Australia is a “nation of victims” because of its strict gun control laws, according to Australian senator David Leyonhjelm.
The Liberal Democrat told the NRA that Australia should not be a model for gun control because the country’s 1996 gun bans – pushed through after the Port Arthur massacre – have made “no difference.”
“We are a nation of victims,” he said. “You cannot own a gun for self defense… the criminals still have guns.”
“There’s a very vigorous black market for guns, so it’s not made the slightest bit of difference; if you want a gun, you can get one.”
He has a point because an ISIS suicide bomber who’s willing to kill “for Allah” isn’t going to let a “no guns allowed” sign stop him.
Unfortunately, this reality hasn’t derailed U.S. politicians from demanding more gun control amid the recent Paris attacks, even though multiple Western nations have been arming and funding ISIS for the past several years in an attempt to oust Syrian president Bashar Al-Assad.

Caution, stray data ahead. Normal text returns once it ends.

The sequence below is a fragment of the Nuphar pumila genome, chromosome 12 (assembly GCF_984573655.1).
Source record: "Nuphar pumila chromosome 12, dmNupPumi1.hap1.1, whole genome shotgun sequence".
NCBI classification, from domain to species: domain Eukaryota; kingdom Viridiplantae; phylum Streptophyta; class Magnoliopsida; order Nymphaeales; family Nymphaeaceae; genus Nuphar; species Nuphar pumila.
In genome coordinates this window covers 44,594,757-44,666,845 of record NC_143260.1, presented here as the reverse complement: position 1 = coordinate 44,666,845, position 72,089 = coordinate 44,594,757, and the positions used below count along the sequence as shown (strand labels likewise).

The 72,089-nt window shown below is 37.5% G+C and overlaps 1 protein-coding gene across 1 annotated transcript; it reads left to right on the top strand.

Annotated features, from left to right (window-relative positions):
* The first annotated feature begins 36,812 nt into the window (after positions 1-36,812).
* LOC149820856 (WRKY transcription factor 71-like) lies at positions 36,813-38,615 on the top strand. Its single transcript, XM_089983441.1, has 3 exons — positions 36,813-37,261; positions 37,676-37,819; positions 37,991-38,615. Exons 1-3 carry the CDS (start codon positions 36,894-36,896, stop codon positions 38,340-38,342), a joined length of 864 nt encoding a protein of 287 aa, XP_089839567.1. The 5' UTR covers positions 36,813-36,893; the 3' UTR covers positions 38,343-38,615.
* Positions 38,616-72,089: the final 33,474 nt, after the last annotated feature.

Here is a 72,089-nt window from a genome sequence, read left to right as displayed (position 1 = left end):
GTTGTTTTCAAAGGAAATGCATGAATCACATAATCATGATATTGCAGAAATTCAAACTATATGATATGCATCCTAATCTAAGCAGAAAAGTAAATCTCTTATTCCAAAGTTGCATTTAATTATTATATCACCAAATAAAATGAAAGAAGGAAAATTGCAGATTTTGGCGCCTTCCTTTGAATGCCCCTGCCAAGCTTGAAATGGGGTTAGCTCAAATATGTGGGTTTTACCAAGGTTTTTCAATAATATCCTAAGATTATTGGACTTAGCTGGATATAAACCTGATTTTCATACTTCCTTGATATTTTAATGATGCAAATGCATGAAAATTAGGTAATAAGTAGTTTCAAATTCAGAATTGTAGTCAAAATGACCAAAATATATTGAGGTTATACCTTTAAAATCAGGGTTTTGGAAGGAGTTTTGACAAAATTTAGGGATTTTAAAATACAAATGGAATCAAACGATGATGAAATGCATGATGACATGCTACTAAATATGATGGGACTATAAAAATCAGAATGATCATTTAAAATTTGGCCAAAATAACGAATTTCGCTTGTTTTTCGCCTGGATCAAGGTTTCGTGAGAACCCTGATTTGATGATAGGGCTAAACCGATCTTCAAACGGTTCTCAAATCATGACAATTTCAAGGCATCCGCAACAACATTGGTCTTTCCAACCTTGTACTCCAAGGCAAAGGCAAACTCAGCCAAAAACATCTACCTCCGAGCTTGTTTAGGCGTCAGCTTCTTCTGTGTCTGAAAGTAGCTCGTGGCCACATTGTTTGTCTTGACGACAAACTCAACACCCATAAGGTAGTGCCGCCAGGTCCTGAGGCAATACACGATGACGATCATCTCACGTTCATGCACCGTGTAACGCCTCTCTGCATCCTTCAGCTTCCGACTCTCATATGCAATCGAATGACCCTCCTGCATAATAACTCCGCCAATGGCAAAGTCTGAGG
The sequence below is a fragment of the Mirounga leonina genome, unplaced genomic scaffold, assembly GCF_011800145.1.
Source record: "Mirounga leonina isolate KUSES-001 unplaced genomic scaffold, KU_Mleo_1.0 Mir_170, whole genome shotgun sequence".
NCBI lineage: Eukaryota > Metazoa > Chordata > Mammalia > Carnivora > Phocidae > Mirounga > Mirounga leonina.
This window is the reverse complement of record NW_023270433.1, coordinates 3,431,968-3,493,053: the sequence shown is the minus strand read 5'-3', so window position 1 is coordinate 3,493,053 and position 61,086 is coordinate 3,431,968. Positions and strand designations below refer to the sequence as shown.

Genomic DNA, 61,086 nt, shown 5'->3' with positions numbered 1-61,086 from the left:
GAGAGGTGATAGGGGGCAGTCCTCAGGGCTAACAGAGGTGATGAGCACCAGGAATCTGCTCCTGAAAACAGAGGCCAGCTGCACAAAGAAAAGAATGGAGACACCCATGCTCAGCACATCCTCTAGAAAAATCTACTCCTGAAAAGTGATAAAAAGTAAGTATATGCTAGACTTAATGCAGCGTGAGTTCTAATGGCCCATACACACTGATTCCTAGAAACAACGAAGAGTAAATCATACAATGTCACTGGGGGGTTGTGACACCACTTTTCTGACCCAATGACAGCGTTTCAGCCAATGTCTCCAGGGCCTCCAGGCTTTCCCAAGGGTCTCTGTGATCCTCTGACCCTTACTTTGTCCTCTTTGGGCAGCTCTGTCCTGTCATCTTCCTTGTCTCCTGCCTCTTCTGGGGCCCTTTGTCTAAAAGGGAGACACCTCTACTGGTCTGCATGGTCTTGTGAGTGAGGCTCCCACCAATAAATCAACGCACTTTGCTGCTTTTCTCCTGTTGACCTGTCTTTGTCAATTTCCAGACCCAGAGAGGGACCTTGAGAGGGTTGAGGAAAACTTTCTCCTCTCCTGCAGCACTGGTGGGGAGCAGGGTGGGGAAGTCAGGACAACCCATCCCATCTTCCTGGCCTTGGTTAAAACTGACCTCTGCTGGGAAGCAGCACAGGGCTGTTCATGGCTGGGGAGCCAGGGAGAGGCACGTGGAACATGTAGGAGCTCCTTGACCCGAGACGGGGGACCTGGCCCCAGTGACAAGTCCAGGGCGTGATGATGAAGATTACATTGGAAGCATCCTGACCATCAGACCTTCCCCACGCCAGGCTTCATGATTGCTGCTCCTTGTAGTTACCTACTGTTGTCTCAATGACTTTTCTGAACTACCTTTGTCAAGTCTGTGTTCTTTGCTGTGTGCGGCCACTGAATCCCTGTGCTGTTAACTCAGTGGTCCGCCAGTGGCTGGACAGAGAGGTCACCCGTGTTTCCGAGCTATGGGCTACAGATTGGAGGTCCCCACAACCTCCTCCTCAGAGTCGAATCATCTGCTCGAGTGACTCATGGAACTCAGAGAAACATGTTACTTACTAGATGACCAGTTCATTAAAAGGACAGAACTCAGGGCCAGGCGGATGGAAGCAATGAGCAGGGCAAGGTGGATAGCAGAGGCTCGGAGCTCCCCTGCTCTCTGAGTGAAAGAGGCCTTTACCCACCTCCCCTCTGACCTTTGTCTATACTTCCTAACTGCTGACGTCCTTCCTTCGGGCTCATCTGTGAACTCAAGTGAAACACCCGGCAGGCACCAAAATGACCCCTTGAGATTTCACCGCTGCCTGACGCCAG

“President Obama hopes to make gun control the top issue of his final year in office, saying Americans aren’t more violent than other people but they ‘have more deadly weapons to act out their rage,’” the Washington Times reported.
However, when Obama demanded more gun control in response to the Oct. 1 Umpqua Community College shooting in Oregon, he also authorized a shipment of guns to the “Syrian opposition,” a.k.a. ISIS-linked militants, on the exact same day.
— Kit Daniels (@KitDaniels1776) November 19, 2015
“The approval came at a National Security Council meeting on [Oct. 1],” CNN reported. “…The President also emphasized to his team that the U.S. would continue to support the Syrian opposition as Russia enters the war-torn country.”
But virtually all of the rebels in Syria have pledged allegiance to the Islamic State since at least 2013.
“The Free Syrian Army and the Syrian National Council, the vaunted bulwarks of the moderate opposition, only really exist in hotel lobbies and the minds of Western diplomats,” journalist Ben Reynolds wrote. “There is simply no real separation between ‘moderate’ rebel groups and hardline Salafists allied with al-Qaeda.”
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